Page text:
At JP Morgan yesterday Pfizer’s chief exec, Albert Bourla, said mRNA vaccines could have a better tolerability profile, with similar efficacy. Of course, this still needs to be proved, and the group plans to start clinical trials of its shingles contender in the second half of this year, or perhaps even sooner.
But the spotlight was on Biogen, which this week expects a vital US national coverage determination (NCD) that will spell out the conditions under which all Medicare contractors will have to provide and pay for its controversial Alzheimer’s disease drug Aduhelm.
A draft decision on the NCD is expected tomorrow, and Biogen has already convened an analyst call for Thursday before the markets open. Biogen told JP Morgan yesterday that it would first see the draft at the exact same time as everyone else, and that it had a team waiting for it to be posted.
Aduhelm polemics have centred on its ropey dataset and price, and Biogen last month caved in and halved the drug’s wholesale acquisition cost to around $28,000 a year. Its chief executive, Michel Vounatsos, yesterday accepted that the outcry from doctors and patients had proved the initial pricing decision wrong, but characterised the cut as “courageous”.
Still, the Centers for Medicare & Medicaid Services “doesn't take price into consideration when they consider the NCD”, Alisha Alaimo, president of Biogen US, told JP Morgan. The wide-ranging process includes reviews of clinical data, consultations with professional societies, and external technology assessments.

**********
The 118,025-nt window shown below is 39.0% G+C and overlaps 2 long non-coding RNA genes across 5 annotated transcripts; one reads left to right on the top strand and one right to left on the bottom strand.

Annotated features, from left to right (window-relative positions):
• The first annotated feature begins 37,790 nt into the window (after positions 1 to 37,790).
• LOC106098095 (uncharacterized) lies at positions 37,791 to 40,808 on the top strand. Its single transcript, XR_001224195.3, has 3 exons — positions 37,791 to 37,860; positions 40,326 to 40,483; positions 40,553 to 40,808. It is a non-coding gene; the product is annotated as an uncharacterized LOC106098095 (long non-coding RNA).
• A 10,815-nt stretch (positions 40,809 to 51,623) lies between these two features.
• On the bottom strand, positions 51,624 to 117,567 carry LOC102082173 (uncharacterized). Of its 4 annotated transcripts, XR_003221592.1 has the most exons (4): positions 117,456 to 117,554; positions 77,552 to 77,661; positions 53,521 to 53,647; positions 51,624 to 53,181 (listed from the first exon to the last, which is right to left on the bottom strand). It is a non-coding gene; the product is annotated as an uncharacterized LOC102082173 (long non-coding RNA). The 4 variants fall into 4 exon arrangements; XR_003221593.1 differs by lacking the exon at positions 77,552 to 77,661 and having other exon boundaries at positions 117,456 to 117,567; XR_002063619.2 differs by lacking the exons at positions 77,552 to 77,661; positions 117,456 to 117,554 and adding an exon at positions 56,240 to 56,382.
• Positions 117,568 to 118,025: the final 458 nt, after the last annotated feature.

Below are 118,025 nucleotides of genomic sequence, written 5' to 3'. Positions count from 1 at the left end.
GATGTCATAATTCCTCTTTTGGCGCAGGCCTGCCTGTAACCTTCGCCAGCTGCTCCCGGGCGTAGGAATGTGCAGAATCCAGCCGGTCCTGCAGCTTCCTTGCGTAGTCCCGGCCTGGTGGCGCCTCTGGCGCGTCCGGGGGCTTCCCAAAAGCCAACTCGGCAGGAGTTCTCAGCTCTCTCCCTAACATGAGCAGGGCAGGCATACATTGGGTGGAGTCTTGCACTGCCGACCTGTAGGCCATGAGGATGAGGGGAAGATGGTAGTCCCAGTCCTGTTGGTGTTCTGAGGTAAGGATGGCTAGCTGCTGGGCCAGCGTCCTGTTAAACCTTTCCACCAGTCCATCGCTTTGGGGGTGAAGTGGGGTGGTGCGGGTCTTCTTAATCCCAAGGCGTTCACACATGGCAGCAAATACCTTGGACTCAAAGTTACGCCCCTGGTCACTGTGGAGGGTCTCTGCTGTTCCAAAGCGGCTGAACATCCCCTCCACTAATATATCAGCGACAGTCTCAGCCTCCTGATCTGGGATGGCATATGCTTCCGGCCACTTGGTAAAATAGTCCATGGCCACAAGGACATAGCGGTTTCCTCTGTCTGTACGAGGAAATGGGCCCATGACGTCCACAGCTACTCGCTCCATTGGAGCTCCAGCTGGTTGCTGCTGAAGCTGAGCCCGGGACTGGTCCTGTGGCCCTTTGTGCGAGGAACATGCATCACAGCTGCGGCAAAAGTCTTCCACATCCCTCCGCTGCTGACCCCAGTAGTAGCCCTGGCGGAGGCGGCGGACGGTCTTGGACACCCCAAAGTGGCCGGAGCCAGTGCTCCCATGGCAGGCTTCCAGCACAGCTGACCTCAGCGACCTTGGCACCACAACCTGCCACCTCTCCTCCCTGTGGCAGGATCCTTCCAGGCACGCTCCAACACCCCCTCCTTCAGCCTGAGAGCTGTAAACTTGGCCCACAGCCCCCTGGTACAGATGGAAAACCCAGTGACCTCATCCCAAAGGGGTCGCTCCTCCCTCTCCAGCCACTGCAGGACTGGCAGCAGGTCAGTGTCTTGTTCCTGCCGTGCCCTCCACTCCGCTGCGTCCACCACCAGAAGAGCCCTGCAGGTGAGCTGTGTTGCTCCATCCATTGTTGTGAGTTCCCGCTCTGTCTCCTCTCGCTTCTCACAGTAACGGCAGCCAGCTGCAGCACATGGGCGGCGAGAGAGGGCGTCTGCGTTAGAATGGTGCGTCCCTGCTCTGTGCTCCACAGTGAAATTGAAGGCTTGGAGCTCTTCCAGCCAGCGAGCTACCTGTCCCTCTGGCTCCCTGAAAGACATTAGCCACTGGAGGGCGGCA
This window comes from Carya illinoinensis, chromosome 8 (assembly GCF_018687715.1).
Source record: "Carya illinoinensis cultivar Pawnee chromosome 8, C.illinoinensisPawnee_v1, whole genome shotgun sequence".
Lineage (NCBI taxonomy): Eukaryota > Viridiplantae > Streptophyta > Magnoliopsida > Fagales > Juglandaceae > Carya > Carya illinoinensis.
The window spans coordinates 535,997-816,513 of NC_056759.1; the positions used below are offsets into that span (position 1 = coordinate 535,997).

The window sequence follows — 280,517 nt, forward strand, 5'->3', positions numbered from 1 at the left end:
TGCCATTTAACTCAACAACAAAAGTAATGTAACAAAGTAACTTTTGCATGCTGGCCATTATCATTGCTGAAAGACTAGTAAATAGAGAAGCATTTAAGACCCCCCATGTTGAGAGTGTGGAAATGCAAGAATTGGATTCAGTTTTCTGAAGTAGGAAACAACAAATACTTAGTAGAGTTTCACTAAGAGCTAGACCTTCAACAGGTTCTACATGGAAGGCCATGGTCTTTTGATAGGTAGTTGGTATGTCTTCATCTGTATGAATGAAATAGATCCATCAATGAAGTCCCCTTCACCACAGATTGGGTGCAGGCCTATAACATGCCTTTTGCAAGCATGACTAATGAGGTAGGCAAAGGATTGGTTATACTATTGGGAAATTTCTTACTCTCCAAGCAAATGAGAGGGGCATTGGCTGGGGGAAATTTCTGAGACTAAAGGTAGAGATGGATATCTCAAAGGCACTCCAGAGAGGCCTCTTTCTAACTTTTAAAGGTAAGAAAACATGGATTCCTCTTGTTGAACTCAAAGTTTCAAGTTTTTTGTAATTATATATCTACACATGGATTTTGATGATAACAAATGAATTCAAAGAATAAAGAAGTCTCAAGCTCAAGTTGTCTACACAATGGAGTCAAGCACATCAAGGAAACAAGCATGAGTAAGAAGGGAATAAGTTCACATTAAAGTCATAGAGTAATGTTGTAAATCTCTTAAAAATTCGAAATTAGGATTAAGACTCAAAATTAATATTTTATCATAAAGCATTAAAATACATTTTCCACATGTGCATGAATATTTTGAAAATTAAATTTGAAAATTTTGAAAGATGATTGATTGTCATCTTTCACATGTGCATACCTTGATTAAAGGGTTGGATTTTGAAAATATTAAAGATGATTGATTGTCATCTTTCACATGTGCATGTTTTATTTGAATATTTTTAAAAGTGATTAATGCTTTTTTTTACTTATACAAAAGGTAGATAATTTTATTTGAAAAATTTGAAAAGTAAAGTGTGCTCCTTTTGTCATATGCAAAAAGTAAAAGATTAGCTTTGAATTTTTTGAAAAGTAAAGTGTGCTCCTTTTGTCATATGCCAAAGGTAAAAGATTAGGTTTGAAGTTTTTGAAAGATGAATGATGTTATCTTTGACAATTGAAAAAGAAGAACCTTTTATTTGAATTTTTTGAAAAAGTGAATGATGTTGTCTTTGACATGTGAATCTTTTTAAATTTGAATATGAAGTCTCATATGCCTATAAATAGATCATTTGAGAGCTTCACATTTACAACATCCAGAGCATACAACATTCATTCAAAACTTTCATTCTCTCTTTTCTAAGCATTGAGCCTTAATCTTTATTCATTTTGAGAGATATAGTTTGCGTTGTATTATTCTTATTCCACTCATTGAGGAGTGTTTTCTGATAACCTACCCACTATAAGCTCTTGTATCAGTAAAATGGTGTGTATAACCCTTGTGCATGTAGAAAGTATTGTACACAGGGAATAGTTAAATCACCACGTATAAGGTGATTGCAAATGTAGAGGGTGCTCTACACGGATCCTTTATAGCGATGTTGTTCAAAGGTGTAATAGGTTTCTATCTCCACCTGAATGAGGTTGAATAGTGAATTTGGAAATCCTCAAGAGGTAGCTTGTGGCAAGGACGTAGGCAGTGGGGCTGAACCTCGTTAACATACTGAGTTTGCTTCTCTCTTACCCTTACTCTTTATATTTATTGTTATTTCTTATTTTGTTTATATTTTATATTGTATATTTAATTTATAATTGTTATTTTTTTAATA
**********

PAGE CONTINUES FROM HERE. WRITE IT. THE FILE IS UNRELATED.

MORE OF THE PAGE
While potential outcomes range from full Medicare coverage to non-coverage, Evercore ISI analysts expect a decision somewhere between full coverage and coverage with evidence development. Biogen would not speculate on which of the five possible scenarios it expected, but said there would be a 30-day public comment period, with a final NCD posted by April 12, stressing that final determination could look very different from the draft.
The group is advocating for coverage aligned to the clinical trial patient population, and “that is the outcome that we would like to see”. Mr Vounatsos, whose reputation is in many ways riding on Aduhelm, said “anything that starts to provide access in [the US] is very good news. It means that the door is open.”
Meanwhile, in a curtain-raiser to tomorrow’s JP Morgan presentation, Bluebird Bio revealed that a US adcom had been scheduled for March 9 for Lentiglobin in beta-thalassaemia, before a May 20 Pdufa date. The gene therapy is approved in the EU for this use as Zynteglo, but trials in sickle cell disease are subject to a partial US hold.
Bluebird recently spun its oncology business into a new company, 2Seventy Bio, which today announced the discontinuation of bb21217, an anti-BCMA Car-T therapy follow-up to Abecma. 2Seventy cited the strength of Abecma’s dataset as a reason; bb21217 findings presented at Ash 2020 had suggested marginally better efficacy than Abecma, with meaningfully worse toxicity.
However, yesterday's slew of deals was not enough to lift sentiment around the biotech market; today's updates are unlikely to move the needle either.